Fil-Am leader-Filvets advocate is ’18 AARP hero awardee
NEW YORK — Jonathan Melegrito has spent over two decades campaigning for equity and justice for the 260,000 Filipinos who fought for Americans in World War II,more than half of whom have died with no recognition from the U.S. government, and many of the ones who are alive still have no pensions and benefits.
For his dedication Melegrito, a longtime activist (and an INQUIRER.net correspondent) was feted last week by the AARP with 2018 Asian American & Pacific Islander (AAPI) Hero Award, joining a prestigious list of everyday unsung heroes — community leaders, volunteers and staff of nonprofit organizations — for their commitment to serve AAPI seniors nationwide.
“I’m very proud and honored. I’m humbled and inspired by the sacrifices of our Filipino veterans during the second world war,” said the 74-year-old resident of Kensington, Maryland, who received the award on Dec. 5 for his commitment and volunteer work with the Filipino Veterans Recognition and Education Project (FilVetREP), in Washington, D.C.
Melegrito and the FilVetREP received $1,000 each, but he donated his cash award to FilVetREP. AARP has produced a documentary filmabout him and his work on the issues of Filipino veterans.
Lobbying U.S. Congress
Through the programs of FilVetREP, Melegrito was among the Filipino-American advocates who spent their time and resources for years, lobbying high-ranking officials and members of U.S. Congress to grant Filipino World War II veterans their due recognition, benefits and the Congressional Gold Medal, the highest civilian honor bestowed by Congress.
After nearly two years, the Filipino Veterans of World War II Congressional Medal Act, which was introduced by Sen. Mazie K. Hirono (D-Hawaii) and Rep. Tulsi Gabbard (D-Hawaii), was passed and then signed into law by Pres. Barack Obama in December 2016.
And on Oct. 25, 2017, Speaker of the House Rep. Paul Ryan honored and conferred the Congressional Gold Medal to the Filipino veterans in a ceremony, coinciding with the observance of the Filipino American History Month.
“This special [hero] award is not about me; it is more about remembering those who have given their time and dedication to this important work,” Melegrito said. “There’s a lot of people who are involved here to achieve our goals for our veterans. It’s really not about the money — it is about respect and dignity.”
He was nominated for the AARP hero award by Retired Maj. General Antonio Taguba, a decorated Filipino-American U.S. military officer who is known for authoring an internal U.S. Army report on abuse of detainees held at the Abu Ghraib prison in Iraq.
Devotion to activism and social justice
Melegrito, a son of a World War II Filipino veteran, has devoted nearly all his life to activism and social justice work.
In 1965, at 20 years old, he immigrated from the province of Nueva Ecija, Philippines, to Columbia, Missouri, to finish his undergraduate degree. When he moved to Washington, D.C. in 1968, shortly after the assassination of Martin Luther King, Jr., he says the travesty moved him to be more politically involved, joining the anti-racism and anti-apartheid movements for the rights of immigrants and people of color. He also became an anti-Marcos dictatorship activist and a local leader of the Union of Democratic Filipinos (KDP).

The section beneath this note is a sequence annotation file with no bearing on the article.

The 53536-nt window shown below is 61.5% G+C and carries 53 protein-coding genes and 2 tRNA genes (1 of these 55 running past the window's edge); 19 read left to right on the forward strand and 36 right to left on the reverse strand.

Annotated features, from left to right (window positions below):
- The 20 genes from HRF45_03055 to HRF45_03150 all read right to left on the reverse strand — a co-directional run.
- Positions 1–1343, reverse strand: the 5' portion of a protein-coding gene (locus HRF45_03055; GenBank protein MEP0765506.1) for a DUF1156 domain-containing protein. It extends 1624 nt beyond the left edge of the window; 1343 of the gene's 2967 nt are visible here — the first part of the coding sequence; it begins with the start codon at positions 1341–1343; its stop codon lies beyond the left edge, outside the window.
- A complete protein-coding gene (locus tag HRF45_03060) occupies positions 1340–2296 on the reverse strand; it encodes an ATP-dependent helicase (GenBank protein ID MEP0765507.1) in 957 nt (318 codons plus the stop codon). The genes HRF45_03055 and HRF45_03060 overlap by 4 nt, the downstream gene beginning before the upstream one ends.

“I eventually joined the equity and justice movement for Filipino World War II veterans,” he said. “I saw how 260,000 Filipino soldiers, who fought side by side with Americans and won the war against the Japanese, denied recognition by the U.S. government for more than 70 years and deprived of their rights and benefits as soldiers.”
His inspiration, according to Melegrito, comes from his father.
“I always think of him and his sacrifices. When the Congressional Gold Medals were given to Filipino veterans, I thought of him and I cried.”
His wife, Elvie, and their daughter, who is a teacher in Princeton, New Jersey, are also active in the Filipino-American community.
Digital platform at the Smithsonian Museum
Melegrito said he would use his AARP hero award as leverage to “raise awareness and advance the issues of Filipino veterans” in the United States.
“Many Americans don’t even know that Filipinos fought for the Americans during the war,” he added. “Many of them don’t know the critical role Filipino soldiers played to win the war.”
He and other advocates in the movement are currently raising a minimum of $1 million — mainly donations from the Filipino-American community and American supporters — to establish a digital platform in one of the museums in Washington, D.C. and memorialize the contributions of Filipino veterans in World War II.
“We are hoping to assemble diaries, photos from the archives and oral history from Filipino World War II veterans who are still alive. It would be wonderful to see and hear the stories of our veterans at the Smithsonian Museum,” Melegrito said.
While they are still in conversations with museums, he hopes to finish and finalize the digital project within two years.
“Millions of people visit the Smithsonian Museum, so the digital platform would gain a much wider reach and provide information for people to learn more about Filipino veterans,” Melegrito said. “I consider myself very fortunate because we are doing this work together as a community.”
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